NEW YORK (AP) — The U.S. and Europe want to deprive Iran of the oil income it needs to run its government and, most importantly, fund what they believe is an effort to build a nuclear weapon. Their efforts are entering a new phase this week.
The U.S. as of Thursday will penalize banks that do oil deals with Iran, while European nations will embargo imports of Iranian oil starting Sunday.
These measures were announced in December and January, but lawmakers gave countries and the oil markets until this week to adjust.
Iran initially responded by threatening to block key oil routes. Oil soared over $100 per barrel as traders imagined an oil market straining to meet growing demand from China while only getting a trickle of oil from the world's third largest exporter.
Those fears have evaporated.
Iran hasn't capitulated on its nuclear ambitions but it has taken part in negotiations. World economic growth has slowed, reducing demand for oil to make fuels for transportation. Saudi Arabia and other nations boosted crude production in anticipation of lost Iranian supplies, contributing to a 25 percent plunge in oil prices since May 1. And oil buyers have had months to secure oil from other sources.
"Customers have gotten themselves in a good position to handle it," said ExxonMobil CEO Rex Tillerson Wednesday.
Still, there is the possibility of at least temporary supply disruptions when the European embargo takes effect July 1. "What happens day of is hard to predict," Tillerson said.
But Michael Lynch, President of Strategic Energy and Economic Research, thinks it will be a "non-event." Countries that plan to honor the embargo "have already done so," he says.
Indeed, U.S. officials say Iran's oil exports and revenue are already down sharply. Iran generated $100 billion in revenue from oil last year, up from $20 billion a decade ago, according to IHS CERA, an energy consulting firm.
Iran has warned that the embargo could boost the price of oil. But the market is so flush with oil at the moment that even the loss of more Iranian crude may not lead to short supplies and higher prices. In fact, if Iran figures out a way to get around the sanctions and get more of its oil to market — a real possibility — oil prices could fall further.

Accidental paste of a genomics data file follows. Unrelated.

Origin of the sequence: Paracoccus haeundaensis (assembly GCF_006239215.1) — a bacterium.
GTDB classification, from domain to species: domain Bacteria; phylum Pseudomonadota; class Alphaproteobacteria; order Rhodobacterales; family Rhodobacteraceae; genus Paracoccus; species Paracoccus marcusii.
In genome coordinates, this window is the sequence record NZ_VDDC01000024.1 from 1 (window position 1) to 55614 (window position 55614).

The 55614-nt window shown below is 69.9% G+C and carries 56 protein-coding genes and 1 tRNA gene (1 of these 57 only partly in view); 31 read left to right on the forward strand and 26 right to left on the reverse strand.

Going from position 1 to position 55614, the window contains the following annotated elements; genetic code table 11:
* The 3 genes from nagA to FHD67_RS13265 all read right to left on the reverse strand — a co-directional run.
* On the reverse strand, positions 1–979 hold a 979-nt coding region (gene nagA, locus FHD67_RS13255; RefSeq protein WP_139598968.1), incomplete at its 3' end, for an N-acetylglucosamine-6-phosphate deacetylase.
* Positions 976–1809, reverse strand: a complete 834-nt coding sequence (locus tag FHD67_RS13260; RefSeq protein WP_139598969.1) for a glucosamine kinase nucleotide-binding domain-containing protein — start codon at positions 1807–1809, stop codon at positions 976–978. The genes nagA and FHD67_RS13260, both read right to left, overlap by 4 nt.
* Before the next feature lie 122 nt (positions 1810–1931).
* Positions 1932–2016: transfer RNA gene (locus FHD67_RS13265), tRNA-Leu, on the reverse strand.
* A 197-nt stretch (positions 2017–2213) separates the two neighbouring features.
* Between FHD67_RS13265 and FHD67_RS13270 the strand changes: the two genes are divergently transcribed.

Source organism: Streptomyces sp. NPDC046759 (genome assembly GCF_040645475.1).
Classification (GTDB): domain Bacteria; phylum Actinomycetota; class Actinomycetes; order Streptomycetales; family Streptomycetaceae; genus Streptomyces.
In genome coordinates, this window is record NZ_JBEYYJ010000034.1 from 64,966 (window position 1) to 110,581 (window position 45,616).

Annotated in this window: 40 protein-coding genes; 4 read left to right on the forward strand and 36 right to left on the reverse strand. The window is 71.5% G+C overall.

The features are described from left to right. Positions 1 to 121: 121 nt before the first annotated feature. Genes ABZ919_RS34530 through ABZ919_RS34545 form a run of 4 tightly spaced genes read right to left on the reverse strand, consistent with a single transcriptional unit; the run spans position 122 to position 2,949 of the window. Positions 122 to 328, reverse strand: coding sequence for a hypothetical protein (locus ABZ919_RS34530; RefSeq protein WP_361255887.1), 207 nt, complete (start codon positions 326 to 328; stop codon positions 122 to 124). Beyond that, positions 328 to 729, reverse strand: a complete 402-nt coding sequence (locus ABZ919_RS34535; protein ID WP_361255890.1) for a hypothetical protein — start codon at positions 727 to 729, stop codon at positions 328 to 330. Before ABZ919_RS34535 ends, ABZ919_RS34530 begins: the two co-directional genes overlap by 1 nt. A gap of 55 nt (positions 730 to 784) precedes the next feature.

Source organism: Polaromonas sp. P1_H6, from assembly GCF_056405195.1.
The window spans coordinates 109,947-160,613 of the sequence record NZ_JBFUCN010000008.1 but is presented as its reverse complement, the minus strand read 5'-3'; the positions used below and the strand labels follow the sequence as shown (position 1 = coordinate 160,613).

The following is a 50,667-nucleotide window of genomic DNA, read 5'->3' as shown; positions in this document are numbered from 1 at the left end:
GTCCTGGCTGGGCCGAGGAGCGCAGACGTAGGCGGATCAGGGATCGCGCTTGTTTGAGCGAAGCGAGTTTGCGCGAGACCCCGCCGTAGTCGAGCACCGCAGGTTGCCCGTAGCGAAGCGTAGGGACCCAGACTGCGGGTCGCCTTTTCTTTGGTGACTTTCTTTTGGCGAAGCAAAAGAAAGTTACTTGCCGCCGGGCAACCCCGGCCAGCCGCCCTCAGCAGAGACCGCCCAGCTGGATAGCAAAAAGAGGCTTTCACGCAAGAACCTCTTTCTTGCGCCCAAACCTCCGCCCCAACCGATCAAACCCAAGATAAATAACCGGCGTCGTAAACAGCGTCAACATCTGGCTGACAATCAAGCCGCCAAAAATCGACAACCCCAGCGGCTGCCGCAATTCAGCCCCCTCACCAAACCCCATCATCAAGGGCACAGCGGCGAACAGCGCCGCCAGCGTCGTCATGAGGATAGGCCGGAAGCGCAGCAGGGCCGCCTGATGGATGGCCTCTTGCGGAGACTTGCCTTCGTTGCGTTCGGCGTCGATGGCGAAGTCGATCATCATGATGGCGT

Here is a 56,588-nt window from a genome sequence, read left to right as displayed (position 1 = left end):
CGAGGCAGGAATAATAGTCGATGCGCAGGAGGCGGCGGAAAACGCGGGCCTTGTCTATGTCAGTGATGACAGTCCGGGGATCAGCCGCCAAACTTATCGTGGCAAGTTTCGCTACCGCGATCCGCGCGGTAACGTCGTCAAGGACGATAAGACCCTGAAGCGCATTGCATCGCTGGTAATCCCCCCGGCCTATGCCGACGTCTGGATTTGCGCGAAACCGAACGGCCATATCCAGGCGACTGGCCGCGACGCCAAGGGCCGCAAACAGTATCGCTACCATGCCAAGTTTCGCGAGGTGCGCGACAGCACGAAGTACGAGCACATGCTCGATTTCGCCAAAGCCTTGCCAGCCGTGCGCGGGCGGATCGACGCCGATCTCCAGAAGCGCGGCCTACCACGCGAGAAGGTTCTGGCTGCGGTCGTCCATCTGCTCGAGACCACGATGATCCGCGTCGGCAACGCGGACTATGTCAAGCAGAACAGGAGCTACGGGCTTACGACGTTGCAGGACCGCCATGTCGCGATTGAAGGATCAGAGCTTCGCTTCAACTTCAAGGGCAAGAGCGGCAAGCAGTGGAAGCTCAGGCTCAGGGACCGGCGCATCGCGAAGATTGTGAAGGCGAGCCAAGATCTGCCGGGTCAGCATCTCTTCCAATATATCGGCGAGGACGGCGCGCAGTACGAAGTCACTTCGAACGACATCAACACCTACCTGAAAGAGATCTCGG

Here are key questions and answers about the West's new sanctions and what they could mean for energy markets:
Q: What are the sanctions and when do they go into effect?
A: The U.S., which does not purchase Iranian oil, announced sanctions in December that would prohibit the world's banks from completing oil transactions with Iranian banks. That would make it more difficult for Iran to sell its crude on the open market. The oil in a single tanker can be worth $100 million. The U.S. sanctions took effect Thursday.
Europe announced in January it would prohibit imports of Iranian crude by July 1. It had been satisfying about 3 percent of its demand with oil from Iran. Europe also is prohibiting firms from insuring shipments of Iranian oil.
Q: What has been Iran's role in the world oil market?
A: In recent years, Iran has exported 2.5 million barrels of oil per day, about 3 percent of world supplies. About 500,000 barrels have gone to Europe and most of the rest to China, India, Japan and South Korea.
Iranian fields produce a type of oil known as heavy, sour crude. This is a common type of crude that contains more sulfur than so-called light, sweet crude. Heavy crudes are harder and more expensive to refine into valuable fuels such as gasoline and therefore generally command a lower price.
Q: What have been the effects of the sanctions so far?
A: U.S. officials say Iran's oil exports have declined to less than 1.8 million barrels per day, a drop of 700,000 barrels per day. At today's oil prices, the reduction is costing Iran $63 million per day. Even importers who want to buy Iranian oil have found it difficult because they haven't been able to buy insurance for oil shipments. Iran has kept up its oil production even as sales have dropped, leading to soaring levels of oil in storage.
Q: Can countries buy Iranian oil and still avoid the sanctions?
A: Yes. The State Department has announced that China, India, Japan, Malaysia, Republic of Korea, Singapore, South Africa, Sri Lanka, Turkey and Taiwan have received waivers from the U.S. in exchange for "significantly reducing" oil imports. They will be able to continue to import some Iranian oil. Ten European countries have also received waivers, but they will not be allowed to import Iranian oil beginning July 1 anyway.
Also, countries could trade with Iran outside of the traditional banking system. Iran could accept hard assets such as gold for its oil, though that would be inefficient and risky.
Q: Will the sanctions work?
A: They have already significantly reduced Iran's oil sales. At the same time, the drop in global oil prices has reduced Iran's income from the oil it is still selling. This combination of lower sales and lower prices is stretching Iran's finances. Iran has re-engaged in nuclear talks with the West, but they have not been successful. In fact, Iran has insisted that the U.S. and Europe ease the sanctions before it will make any concessions with its nuclear program.
Jonathan Fahey can be reached at http://twitter.com/JonathanFahey  .